“This isn’t some kind of weird unconventional thing,” said Ms Hypnotique, otherwise known as the female half of comedy-music duo Eccentronic. At the moment she spoke the words, fellow performer John Callaghan was pulling out a home-made wind-up music box; a few moments earlier, they’d made a toasted sandwich live on stage. But the thing is, antics like those are fairly conventional – at least in the context of this gloriously crackpot show.
I think it must be rather fun to inhabit Eccentronic’s minds. Despite the resolutely low-brow tone of most of their act, there’s a real creative intelligence underpinning their wacky ideas, exemplified by the moment when I suddenly realised they were referencing Kafka. Even better, there’s a gloriously liberating sense that they really are just doing whatever popped into their heads at the time – which more often than not leads to a genius juxtaposition, like their re-invention of Je T’Aime, Moi Non Plus using Google Translate and a theremin.
The wafer-thin premise for this year’s show is that Eccentronic are in prison. Why are they in prison? It’s not completely clear. If it were down to me, I’d cut the vague back-story about copyright violations, and just concentrate on crimes against musicality. They commit quite a few of those.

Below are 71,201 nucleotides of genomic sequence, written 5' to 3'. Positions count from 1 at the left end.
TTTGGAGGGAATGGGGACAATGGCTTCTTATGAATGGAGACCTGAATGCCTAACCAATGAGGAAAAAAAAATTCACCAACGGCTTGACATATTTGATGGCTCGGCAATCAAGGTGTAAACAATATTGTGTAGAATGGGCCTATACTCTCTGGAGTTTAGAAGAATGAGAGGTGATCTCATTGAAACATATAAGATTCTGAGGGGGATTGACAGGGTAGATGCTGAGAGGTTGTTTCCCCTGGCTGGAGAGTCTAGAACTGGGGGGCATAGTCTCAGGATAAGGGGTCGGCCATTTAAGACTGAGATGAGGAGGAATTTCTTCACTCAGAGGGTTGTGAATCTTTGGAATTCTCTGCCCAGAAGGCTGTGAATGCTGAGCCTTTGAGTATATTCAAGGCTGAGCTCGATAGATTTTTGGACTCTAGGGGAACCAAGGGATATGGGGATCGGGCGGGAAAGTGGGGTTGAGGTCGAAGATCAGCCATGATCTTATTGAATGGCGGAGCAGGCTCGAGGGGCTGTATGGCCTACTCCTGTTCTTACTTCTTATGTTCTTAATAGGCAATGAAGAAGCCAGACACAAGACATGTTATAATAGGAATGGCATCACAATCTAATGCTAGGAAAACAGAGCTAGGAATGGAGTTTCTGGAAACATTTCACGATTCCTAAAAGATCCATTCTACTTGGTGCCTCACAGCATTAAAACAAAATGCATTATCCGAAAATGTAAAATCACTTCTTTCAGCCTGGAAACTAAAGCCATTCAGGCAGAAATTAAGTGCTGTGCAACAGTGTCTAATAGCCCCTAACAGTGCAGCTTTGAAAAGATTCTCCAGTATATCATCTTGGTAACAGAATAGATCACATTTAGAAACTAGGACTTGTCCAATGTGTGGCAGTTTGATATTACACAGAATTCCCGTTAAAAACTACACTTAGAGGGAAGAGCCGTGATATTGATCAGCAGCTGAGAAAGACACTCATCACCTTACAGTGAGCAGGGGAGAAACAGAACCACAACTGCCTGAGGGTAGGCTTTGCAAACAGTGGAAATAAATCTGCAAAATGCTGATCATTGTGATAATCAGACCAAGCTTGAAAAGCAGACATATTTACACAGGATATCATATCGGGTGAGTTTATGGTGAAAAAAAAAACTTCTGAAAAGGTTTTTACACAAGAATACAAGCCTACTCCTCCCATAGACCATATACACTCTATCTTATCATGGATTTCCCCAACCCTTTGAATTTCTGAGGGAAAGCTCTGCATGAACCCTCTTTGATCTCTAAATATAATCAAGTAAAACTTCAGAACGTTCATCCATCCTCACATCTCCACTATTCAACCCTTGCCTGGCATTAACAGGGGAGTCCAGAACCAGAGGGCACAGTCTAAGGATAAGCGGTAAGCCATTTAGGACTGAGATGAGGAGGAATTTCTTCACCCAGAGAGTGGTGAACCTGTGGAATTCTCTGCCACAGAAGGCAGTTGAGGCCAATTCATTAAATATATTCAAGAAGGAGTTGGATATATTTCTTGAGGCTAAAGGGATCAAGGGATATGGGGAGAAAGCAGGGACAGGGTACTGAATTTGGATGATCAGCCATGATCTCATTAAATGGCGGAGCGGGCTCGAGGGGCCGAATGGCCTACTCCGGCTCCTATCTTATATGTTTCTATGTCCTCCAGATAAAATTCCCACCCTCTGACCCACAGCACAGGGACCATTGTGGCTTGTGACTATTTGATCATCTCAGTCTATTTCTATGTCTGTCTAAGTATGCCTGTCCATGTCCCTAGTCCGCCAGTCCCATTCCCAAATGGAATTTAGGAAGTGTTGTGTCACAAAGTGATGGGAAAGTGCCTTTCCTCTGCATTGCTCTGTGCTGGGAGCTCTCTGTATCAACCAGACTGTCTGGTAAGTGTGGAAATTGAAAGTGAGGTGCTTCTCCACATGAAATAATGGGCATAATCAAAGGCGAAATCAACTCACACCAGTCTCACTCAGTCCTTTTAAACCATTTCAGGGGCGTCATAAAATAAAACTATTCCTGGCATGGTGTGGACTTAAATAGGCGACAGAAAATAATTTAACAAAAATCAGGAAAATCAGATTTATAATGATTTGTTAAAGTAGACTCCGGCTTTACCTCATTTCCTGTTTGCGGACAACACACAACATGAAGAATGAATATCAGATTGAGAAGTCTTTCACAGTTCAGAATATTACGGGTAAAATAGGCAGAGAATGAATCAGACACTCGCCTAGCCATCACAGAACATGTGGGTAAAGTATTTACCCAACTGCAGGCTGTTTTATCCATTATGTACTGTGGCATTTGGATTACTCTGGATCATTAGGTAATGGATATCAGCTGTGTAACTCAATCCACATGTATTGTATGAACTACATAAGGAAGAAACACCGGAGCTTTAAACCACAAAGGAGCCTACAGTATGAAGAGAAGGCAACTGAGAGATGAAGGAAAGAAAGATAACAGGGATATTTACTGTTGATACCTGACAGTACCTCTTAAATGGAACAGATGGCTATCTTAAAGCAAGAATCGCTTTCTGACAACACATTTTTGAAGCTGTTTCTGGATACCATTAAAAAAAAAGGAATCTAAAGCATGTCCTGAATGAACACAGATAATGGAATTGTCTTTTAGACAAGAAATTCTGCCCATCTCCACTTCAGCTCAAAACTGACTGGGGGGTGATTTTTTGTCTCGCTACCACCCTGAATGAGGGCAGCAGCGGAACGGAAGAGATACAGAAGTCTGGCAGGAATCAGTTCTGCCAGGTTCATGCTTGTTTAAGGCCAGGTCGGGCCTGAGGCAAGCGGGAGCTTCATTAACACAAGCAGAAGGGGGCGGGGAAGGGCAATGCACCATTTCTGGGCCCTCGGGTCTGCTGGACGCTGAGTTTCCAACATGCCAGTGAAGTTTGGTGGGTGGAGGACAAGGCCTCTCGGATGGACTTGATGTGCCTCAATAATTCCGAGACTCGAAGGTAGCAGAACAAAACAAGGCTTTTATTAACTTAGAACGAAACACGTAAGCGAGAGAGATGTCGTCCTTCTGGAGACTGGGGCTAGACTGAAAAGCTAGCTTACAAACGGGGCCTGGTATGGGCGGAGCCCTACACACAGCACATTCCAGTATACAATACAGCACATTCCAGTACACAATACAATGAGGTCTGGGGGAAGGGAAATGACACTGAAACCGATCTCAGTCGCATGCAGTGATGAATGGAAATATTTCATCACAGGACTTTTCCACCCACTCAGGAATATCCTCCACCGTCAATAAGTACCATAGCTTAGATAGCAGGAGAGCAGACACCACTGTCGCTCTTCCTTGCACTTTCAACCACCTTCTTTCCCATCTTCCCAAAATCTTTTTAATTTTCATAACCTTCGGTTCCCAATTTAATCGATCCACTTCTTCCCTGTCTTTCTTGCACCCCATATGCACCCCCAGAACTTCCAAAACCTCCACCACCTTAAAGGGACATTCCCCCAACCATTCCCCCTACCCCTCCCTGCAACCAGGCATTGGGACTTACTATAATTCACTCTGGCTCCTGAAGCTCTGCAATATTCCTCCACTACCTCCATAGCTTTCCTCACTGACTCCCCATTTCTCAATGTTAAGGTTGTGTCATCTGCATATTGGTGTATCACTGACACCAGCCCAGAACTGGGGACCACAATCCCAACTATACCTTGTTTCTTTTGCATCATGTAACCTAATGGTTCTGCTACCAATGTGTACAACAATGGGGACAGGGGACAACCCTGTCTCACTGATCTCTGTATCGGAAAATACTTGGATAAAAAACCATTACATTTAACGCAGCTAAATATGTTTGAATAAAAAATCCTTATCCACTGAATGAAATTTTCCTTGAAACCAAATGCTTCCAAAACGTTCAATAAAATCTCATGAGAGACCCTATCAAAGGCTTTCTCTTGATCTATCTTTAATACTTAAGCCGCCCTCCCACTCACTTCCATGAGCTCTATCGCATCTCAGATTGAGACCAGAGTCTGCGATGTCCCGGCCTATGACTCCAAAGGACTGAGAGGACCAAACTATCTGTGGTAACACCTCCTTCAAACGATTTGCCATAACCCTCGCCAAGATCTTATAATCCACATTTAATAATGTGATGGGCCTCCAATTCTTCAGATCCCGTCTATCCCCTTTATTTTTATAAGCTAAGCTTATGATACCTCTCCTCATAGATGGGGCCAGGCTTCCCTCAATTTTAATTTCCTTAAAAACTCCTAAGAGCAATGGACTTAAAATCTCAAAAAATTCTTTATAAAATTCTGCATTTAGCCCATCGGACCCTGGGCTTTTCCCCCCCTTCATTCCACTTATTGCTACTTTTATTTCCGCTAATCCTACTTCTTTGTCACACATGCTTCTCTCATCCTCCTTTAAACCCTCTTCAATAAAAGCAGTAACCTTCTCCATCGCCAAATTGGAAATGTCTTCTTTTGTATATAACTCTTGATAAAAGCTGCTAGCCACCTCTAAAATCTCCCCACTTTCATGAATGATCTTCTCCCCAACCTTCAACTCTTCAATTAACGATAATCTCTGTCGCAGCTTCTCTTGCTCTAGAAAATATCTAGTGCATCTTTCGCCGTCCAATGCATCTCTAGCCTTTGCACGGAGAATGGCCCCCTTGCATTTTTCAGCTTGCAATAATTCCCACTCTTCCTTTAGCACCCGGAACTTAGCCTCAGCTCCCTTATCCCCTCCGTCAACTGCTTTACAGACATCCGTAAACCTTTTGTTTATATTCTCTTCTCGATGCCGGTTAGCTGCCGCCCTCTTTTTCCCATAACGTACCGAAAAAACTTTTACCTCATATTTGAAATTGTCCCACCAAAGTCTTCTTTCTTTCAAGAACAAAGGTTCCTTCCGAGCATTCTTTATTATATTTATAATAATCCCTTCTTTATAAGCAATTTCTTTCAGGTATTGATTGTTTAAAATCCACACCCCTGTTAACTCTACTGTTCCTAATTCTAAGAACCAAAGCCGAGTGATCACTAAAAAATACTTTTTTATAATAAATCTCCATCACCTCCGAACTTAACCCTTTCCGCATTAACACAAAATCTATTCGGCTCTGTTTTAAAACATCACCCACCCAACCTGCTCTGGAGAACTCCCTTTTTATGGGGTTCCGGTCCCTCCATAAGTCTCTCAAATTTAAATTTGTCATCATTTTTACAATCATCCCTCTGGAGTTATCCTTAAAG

The pair specialise in sample-heavy “mash-ups”, which add their own lyrics to fragments of popular songs from the 80’s and 90’s. So there’s a middle-class rap set to the theme tune of The Good Life, while Pulp’s Common People is re-invented as a tale of social angst at Aldi. I dissolved into helpless laughter at the opening bars of each of these, and rarely stopped giggling till the final notes were played. And there’s also one serious number – discussing (among other topics) gay rights in Russia – which neatly shows that musical mashing can deliver some thoughtful messages, too.
On the debit side, while the songs are well-rehearsed, the links between them could be a lot smoother. It’s a reviewer’s cliché to say that a show feels perpetually on the verge of falling apart, but with Eccentronic there’s no “on the verge” about it; their show does fall apart, regularly and routinely, before hastily gathering itself into a semblance of its intended shape and stumbling onwards into the next song. It’s more endearing than annoying – rather like watching Bambi fall and get up again – but I’d have to suggest that a bit more discipline would lead to a far better show.
And while Callaghan’s wilful over-acting is extremely funny, a little of it goes a long way. Still, part of Eccentronic’s charm is that they throw themselves into their performance – sometimes literally – and aren’t afraid to get in amongst their audience to drive their punchlines home. All in all, Techno Prisoners deserves its day in court; it’s a show like no other, and the most thoroughly enjoyable utter shambles you’re likely to experience this Fringe.